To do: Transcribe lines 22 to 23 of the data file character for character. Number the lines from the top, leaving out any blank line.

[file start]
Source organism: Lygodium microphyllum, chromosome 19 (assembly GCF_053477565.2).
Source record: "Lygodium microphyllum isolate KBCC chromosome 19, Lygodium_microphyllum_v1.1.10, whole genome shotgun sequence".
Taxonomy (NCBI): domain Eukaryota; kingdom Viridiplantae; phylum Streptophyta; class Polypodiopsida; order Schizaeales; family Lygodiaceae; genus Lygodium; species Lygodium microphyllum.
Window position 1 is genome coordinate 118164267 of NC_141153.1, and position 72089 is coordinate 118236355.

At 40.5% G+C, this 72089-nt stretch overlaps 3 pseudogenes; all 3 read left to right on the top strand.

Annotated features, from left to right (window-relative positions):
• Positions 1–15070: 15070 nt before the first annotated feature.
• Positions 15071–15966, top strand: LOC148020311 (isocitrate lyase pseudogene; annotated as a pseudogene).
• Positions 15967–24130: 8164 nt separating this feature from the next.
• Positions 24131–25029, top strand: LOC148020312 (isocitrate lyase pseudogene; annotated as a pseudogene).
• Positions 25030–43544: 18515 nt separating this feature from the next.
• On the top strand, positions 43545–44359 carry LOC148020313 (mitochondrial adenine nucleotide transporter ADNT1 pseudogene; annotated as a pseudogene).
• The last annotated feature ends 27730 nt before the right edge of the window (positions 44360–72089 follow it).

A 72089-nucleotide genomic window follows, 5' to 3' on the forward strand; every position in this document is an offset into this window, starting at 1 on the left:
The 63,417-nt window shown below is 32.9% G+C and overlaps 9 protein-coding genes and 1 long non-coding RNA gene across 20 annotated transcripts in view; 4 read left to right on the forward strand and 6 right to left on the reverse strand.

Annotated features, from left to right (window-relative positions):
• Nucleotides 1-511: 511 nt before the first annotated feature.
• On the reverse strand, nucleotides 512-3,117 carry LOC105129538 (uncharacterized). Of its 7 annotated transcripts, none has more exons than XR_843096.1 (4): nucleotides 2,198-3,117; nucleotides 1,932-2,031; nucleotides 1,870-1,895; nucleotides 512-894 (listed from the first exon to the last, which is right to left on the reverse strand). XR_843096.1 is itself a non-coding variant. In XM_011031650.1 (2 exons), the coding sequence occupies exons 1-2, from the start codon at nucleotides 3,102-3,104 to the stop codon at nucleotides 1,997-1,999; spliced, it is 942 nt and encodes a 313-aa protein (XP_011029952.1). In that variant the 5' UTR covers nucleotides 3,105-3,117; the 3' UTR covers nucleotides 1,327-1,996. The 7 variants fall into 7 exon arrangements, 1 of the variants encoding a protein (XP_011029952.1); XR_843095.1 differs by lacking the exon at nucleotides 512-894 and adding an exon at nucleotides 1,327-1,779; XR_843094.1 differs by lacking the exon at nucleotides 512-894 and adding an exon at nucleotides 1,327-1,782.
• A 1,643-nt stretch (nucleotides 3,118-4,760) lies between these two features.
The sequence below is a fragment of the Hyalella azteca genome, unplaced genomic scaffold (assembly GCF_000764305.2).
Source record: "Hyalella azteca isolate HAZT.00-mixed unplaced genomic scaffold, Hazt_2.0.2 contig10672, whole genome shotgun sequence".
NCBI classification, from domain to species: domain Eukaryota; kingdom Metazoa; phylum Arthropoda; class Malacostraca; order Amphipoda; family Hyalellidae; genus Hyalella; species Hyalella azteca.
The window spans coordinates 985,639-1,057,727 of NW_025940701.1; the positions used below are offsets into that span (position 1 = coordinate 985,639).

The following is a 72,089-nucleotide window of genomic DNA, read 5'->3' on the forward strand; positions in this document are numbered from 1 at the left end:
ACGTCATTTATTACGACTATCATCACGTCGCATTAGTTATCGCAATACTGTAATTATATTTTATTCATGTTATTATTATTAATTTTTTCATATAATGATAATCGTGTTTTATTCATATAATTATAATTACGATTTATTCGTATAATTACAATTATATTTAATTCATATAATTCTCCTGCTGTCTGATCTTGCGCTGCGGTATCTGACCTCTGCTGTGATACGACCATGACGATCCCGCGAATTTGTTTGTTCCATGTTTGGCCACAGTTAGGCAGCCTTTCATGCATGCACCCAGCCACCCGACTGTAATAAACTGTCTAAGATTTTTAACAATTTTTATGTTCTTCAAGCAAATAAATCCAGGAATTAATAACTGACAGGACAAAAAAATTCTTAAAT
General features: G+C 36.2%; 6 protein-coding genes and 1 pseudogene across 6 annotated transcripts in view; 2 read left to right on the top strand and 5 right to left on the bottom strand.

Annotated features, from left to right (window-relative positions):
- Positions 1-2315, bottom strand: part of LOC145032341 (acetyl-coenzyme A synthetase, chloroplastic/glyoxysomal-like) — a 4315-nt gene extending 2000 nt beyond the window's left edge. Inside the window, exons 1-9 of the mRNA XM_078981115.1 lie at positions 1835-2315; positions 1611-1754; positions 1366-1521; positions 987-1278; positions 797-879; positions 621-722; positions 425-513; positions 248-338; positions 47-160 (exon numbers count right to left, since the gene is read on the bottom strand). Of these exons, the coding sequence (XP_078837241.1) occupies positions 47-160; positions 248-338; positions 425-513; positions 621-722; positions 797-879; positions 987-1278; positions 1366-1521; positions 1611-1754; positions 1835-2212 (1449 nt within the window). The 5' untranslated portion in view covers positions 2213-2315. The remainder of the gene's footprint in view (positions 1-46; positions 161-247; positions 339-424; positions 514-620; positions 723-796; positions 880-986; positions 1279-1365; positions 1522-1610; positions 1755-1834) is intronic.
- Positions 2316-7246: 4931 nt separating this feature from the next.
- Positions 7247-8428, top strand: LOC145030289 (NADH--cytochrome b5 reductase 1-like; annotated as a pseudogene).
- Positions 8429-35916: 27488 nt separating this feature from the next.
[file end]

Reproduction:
NCBI classification, from domain to species: domain Eukaryota; kingdom Metazoa; phylum Arthropoda; class Malacostraca; order Amphipoda; family Hyalellidae; genus Hyalella; species Hyalella azteca.
The window spans coordinates 985,639-1,057,727 of NW_025940701.1; the positions used below are offsets into that span (position 1 = coordinate 985,639).